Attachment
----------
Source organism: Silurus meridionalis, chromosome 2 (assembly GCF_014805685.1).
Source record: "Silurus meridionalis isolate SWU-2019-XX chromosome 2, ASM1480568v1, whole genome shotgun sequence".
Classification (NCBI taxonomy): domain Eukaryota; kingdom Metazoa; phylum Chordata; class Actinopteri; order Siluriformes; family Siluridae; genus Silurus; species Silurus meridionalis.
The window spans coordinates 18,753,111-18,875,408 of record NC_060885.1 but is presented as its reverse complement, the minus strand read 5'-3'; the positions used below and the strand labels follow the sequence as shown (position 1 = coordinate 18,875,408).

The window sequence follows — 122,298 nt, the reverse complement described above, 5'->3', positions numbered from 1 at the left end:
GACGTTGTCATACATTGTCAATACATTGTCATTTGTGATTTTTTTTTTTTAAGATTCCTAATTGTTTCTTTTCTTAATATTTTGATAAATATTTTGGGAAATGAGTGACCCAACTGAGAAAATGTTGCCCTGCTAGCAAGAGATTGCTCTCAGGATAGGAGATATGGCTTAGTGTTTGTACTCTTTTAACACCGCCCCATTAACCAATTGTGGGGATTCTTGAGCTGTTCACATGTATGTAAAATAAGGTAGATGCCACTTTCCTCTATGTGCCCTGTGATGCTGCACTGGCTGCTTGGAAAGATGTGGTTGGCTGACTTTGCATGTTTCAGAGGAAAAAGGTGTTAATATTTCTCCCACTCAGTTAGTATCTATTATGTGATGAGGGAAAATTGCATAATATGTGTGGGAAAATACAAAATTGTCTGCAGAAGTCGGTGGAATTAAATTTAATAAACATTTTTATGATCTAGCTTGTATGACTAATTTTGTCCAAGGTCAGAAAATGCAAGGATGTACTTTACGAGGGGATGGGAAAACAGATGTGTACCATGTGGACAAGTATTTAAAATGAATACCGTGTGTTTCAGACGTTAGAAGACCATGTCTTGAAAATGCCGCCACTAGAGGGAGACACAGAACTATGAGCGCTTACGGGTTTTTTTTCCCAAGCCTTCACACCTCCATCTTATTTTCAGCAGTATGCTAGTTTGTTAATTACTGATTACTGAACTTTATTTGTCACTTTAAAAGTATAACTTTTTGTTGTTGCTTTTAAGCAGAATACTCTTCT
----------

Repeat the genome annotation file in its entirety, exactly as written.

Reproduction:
Source organism: Silurus meridionalis, chromosome 2 (assembly GCF_014805685.1).
Source record: "Silurus meridionalis isolate SWU-2019-XX chromosome 2, ASM1480568v1, whole genome shotgun sequence".
Classification (NCBI taxonomy): domain Eukaryota; kingdom Metazoa; phylum Chordata; class Actinopteri; order Siluriformes; family Siluridae; genus Silurus; species Silurus meridionalis.
The window spans coordinates 18,753,111-18,875,408 of record NC_060885.1 but is presented as its reverse complement, the minus strand read 5'-3'; the positions used below and the strand labels follow the sequence as shown (position 1 = coordinate 18,875,408).

The window sequence follows — 122,298 nt, the reverse complement described above, 5'->3', positions numbered from 1 at the left end:
GACGTTGTCATACATTGTCAATACATTGTCATTTGTGATTTTTTTTTTTTAAGATTCCTAATTGTTTCTTTTCTTAATATTTTGATAAATATTTTGGGAAATGAGTGACCCAACTGAGAAAATGTTGCCCTGCTAGCAAGAGATTGCTCTCAGGATAGGAGATATGGCTTAGTGTTTGTACTCTTTTAACACCGCCCCATTAACCAATTGTGGGGATTCTTGAGCTGTTCACATGTATGTAAAATAAGGTAGATGCCACTTTCCTCTATGTGCCCTGTGATGCTGCACTGGCTGCTTGGAAAGATGTGGTTGGCTGACTTTGCATGTTTCAGAGGAAAAAGGTGTTAATATTTCTCCCACTCAGTTAGTATCTATTATGTGATGAGGGAAAATTGCATAATATGTGTGGGAAAATACAAAATTGTCTGCAGAAGTCGGTGGAATTAAATTTAATAAACATTTTTATGATCTAGCTTGTATGACTAATTTTGTCCAAGGTCAGAAAATGCAAGGATGTACTTTACGAGGGGATGGGAAAACAGATGTGTACCATGTGGACAAGTATTTAAAATGAATACCGTGTGTTTCAGACGTTAGAAGACCATGTCTTGAAAATGCCGCCACTAGAGGGAGACACAGAACTATGAGCGCTTACGGGTTTTTTTTCCCAAGCCTTCACACCTCCATCTTATTTTCAGCAGTATGCTAGTTTGTTAATTACTGATTACTGAACTTTATTTGTCACTTTAAAAGTATAACTTTTTGTTGTTGCTTTTAAGCAGAATACTCTTCT